2 Replies Latest reply on Oct 1, 2012 3:43 AM by MarXtar

    Availability of various Network Delivery Options


      I've noticed that some of our delivery methods give options for all 3 of the following wile some only 2:






      Does anyone know why the first option is not availble in some of the delivery methods while it is in others?




      Are most folks using one of these for all delivery methods or do folks change it up depending on the type of task?


      I've noticed that some of my tasks fail with one method and work with another; I am trying to sort out why and see if I can standardize or streamline my delivery method choices.



        • 1. Re: Availability of various Network Delivery Options
          zman Master

          Multicast is a separate and distinct delivery method and uses certain core components. The first one is usually used for staging a large package before the deployment.  So the way I approach it, is I look at every distribution job separately. I evaluate the requirements for the distribution task:


          1. How large is the package.
          2. Is there more than one package.
          3. Does it require a reboot.
          4. How fast does the deployment need to take place.
          5. How many devices.
          6. Where are the devices located, and bandwidth restrictions.
          7. How long does the package take to install.
          8. etc....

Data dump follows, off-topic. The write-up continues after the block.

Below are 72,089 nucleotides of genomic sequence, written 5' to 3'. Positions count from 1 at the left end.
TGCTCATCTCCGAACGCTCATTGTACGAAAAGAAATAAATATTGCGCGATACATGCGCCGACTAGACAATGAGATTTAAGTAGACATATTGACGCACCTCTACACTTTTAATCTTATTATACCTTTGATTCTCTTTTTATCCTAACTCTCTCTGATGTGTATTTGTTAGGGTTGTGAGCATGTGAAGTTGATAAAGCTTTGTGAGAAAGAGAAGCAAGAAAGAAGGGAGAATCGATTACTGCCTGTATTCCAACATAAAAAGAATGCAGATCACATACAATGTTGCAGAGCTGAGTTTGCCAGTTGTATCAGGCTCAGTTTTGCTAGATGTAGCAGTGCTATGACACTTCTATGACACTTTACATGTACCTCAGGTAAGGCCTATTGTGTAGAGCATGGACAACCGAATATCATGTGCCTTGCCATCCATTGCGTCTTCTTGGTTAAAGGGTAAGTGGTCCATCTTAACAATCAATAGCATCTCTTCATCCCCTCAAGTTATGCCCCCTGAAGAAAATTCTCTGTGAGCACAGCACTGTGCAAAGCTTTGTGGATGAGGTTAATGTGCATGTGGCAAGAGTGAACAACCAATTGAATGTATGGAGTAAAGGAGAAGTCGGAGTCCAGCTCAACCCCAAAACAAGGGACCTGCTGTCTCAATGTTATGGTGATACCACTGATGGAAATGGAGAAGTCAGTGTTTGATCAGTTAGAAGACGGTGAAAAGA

I find that in my shop we have basically Policy Supported Pushes and Optional policies. Urgency dictates PSP and optional are for on demand tasks. I think it is important to understand why the distribution fails and at what %. Researching failures sometimes is more art than science.

          • 2. Re: Availability of various Network Delivery Options
            MarXtar ITSMMVPGroup

            Multicast can't be used with Policies as a multicast involves distributing to target machines simultaneously, whereas a policy could be initiated at any time by the device so no way to know when a multicast session would work. In other words, you can use Multicast only if your delivery method contains a Push method.


            David is right as to how to make a decision on what to use. Think what you are trying to send and consider what 'cost' you are willing to pay in relation to how quickly you want it to get there. In this case, 'cost' equals bandwidth. For example, installing MS Office to one machine using run from source is faster than using multicast but puts higher load on your source. Deploying MS Office to 1,000 machines using run from source will probably kill your server and WAN links and therefore be much slower than using Multicast. Swings and roundabouts, so the scenario and the need influance the correct delivery method significantly.


            Mark McGinn

            MarXtar Ltd


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